AmerisourceBergen Corporation Pleads Guilty to Illegally Distributing Misbranded Drugs


AmerisourceBergen Corporation (ABC) pleaded guilty to illegally distributing contaminated, misbranded drugs. The company agreed to pay states and the federal government $625 million to settle the case.

According to New York Attorney General Barbara Underwood, ABC reached an agreement in principle with 44 states and the federal government.

Out of the $625 million, $99,875,000 will go to the state’s Medicaid program. New York’s Medicaid program will receive $6,658,957.

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In addition, the company’s subsidiary, AmerisourceBergen Specialty Group (ABSG) admitted distributing misbranded drugs in September 2017. ABSG agreed to pay $260 million in criminal fines and forfeitures.

Allegations against Amerisource Bergen Corporation and its subsidiary

The settlement agreements resolve allegations by the states and the federal government that ABSG’s pharmacy, Medical Initiatives, Inc. caused the submission of false claims to Medicaid for unapproved new drugs and contaminated, compromised, or defective drugs. The pharmacy also caused double billing for the same vial of drug product.

In addition, the settlements resolve allegations that ABC gave illegal kickbacks to physicians to convince them to buy Procrit in PFS rather than vials.  Procrit is a treatment for patients suffering from anemia due to chronic kidney disease (CKD), HIV, or cancer.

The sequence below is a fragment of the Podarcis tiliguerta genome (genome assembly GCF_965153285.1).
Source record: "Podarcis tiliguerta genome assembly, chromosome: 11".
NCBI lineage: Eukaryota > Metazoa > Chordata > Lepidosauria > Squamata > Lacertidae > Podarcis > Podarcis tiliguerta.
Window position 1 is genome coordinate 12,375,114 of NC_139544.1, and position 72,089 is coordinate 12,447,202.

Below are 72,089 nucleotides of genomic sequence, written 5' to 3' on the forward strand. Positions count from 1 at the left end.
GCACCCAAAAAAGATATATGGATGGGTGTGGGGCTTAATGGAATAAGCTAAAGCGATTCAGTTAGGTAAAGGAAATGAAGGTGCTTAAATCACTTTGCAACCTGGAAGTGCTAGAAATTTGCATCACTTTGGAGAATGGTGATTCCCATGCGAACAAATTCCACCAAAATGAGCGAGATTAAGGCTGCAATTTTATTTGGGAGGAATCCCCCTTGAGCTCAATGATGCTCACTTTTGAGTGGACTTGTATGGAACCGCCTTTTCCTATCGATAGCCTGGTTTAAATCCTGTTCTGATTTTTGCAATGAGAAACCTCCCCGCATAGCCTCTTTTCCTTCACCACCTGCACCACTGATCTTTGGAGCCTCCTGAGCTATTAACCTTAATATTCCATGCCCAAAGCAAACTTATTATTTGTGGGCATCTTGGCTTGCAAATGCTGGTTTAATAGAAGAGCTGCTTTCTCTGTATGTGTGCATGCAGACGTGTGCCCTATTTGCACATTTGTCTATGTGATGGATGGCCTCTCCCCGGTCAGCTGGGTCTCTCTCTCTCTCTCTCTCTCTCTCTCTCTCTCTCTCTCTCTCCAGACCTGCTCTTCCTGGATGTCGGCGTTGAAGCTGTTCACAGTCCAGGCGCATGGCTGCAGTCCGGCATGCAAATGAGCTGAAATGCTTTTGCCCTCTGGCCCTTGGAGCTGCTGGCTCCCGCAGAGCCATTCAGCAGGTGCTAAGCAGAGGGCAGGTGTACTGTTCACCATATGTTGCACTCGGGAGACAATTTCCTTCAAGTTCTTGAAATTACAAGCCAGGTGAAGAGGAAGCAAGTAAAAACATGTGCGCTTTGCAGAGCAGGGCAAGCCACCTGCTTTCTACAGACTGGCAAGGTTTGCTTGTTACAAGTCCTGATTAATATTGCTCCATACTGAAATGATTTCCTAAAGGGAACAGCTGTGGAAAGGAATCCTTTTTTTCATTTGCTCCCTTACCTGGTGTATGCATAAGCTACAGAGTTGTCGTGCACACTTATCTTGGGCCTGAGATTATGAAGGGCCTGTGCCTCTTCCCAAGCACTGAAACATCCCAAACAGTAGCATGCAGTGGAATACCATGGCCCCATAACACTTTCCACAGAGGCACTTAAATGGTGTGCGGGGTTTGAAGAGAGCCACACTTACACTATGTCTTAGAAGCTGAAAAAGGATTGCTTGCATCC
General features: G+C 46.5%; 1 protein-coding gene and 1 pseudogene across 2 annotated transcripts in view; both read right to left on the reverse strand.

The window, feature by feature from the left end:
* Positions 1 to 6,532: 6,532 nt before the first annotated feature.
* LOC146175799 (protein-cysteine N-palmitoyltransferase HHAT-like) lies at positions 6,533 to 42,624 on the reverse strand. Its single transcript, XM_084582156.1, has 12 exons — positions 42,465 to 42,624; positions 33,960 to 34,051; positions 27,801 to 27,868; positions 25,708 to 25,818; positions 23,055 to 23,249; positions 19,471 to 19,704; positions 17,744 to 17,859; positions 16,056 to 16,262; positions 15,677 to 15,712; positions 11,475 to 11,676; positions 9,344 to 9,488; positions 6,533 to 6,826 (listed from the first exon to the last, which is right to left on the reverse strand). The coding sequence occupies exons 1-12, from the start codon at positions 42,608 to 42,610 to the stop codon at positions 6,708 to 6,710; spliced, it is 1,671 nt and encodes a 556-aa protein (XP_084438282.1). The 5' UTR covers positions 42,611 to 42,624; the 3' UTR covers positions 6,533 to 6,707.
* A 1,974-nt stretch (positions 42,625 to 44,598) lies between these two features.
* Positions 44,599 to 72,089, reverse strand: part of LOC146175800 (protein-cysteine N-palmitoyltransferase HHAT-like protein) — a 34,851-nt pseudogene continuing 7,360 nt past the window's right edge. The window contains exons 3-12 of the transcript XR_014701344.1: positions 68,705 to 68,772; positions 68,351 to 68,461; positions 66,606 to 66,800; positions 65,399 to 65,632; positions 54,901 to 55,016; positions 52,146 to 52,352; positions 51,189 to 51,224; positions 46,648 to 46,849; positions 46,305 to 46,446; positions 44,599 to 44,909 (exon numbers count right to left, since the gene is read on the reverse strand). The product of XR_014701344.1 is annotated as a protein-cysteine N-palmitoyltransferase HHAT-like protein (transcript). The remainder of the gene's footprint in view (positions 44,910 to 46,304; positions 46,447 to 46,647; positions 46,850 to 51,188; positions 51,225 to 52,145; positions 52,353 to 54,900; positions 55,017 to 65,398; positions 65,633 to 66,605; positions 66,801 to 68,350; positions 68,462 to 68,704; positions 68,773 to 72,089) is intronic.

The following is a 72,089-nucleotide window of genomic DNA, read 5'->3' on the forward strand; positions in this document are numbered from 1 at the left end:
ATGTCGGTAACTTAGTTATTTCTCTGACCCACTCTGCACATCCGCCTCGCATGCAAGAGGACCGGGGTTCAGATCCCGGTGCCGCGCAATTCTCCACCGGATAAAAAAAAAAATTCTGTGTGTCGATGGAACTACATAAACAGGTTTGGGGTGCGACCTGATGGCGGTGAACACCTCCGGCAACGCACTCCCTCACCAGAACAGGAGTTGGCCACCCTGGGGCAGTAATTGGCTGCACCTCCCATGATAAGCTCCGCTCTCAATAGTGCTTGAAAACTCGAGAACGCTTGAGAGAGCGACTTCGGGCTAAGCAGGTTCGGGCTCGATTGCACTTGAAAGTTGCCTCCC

Investigators found that Medical initiatives did operate as a pharmacy but instead as a repackager. It did not apply for a New Drug Application (NDA), a requirement of the U.S. Food and Drug Administration (FDA).

Additionally, Investigators found that Medical Initiatives failed to comply with pharmacy regulations in states where it has license to operate.

Medical Initiatives created, packed, and shipped pre-filled syringes (PFS) to oncologists and physicians treating cancer patients during chemotherapy. The pharmacy broke the FDA-approved drug vials, combined the drug from the vials, and repackaged them into smaller plastic syringes.

As a result, it created more PFS than the number of purchased vials. The practice is called “overfill,” which allowed the pharmacy to sell and profit from the excess PFS that often contained foreign matter.

Those drugs include Aloxi, Anzemet, Kytril, Neupogen, Procrit, as well as the generic version of Kytril.

Zero tolerance for big corporations violating state and federal laws

In a statement on Monday, Underwood emphasized they will not tolerate companies violating state and federal laws to gain profit. She vowed to continue working with partners to protect the public from corporations engaged in predatory practices.

“We gave zero tolerance for big corporations that skirt federal and state laws to boost their profits at the expense of vulnerable individual,” said Underwood.

She added, “We’ll continue to work with our partners to ensure that laws are enforced and the public is protected from predatory corporate misconduct.”